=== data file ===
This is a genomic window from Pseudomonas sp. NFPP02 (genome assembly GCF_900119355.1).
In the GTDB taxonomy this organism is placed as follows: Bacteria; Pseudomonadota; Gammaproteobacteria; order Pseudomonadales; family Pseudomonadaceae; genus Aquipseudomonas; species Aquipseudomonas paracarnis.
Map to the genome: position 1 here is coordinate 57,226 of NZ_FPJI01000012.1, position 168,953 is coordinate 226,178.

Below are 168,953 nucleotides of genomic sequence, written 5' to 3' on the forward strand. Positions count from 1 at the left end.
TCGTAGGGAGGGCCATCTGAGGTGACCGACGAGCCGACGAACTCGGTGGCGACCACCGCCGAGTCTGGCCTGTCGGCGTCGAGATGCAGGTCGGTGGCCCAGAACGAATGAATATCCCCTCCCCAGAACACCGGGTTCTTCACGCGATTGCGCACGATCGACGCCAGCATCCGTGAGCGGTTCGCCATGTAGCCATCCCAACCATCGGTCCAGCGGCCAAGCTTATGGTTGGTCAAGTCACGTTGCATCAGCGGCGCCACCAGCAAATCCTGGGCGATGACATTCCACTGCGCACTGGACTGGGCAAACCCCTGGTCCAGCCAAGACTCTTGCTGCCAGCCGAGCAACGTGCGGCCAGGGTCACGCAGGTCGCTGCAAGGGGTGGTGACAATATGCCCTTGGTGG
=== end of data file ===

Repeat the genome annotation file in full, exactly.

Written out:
This is a genomic window from Pseudomonas sp. NFPP02 (genome assembly GCF_900119355.1).
In the GTDB taxonomy this organism is placed as follows: Bacteria; Pseudomonadota; Gammaproteobacteria; order Pseudomonadales; family Pseudomonadaceae; genus Aquipseudomonas; species Aquipseudomonas paracarnis.
Map to the genome: position 1 here is coordinate 57,226 of NZ_FPJI01000012.1, position 168,953 is coordinate 226,178.

Below are 168,953 nucleotides of genomic sequence, written 5' to 3' on the forward strand. Positions count from 1 at the left end.
TCGTAGGGAGGGCCATCTGAGGTGACCGACGAGCCGACGAACTCGGTGGCGACCACCGCCGAGTCTGGCCTGTCGGCGTCGAGATGCAGGTCGGTGGCCCAGAACGAATGAATATCCCCTCCCCAGAACACCGGGTTCTTCACGCGATTGCGCACGATCGACGCCAGCATCCGTGAGCGGTTCGCCATGTAGCCATCCCAACCATCGGTCCAGCGGCCAAGCTTATGGTTGGTCAAGTCACGTTGCATCAGCGGCGCCACCAGCAAATCCTGGGCGATGACATTCCACTGCGCACTGGACTGGGCAAACCCCTGGTCCAGCCAAGACTCTTGCTGCCAGCCGAGCAACGTGCGGCCAGGGTCACGCAGGTCGCTGCAAGGGGTGGTGACAATATGCCCTTGGTGG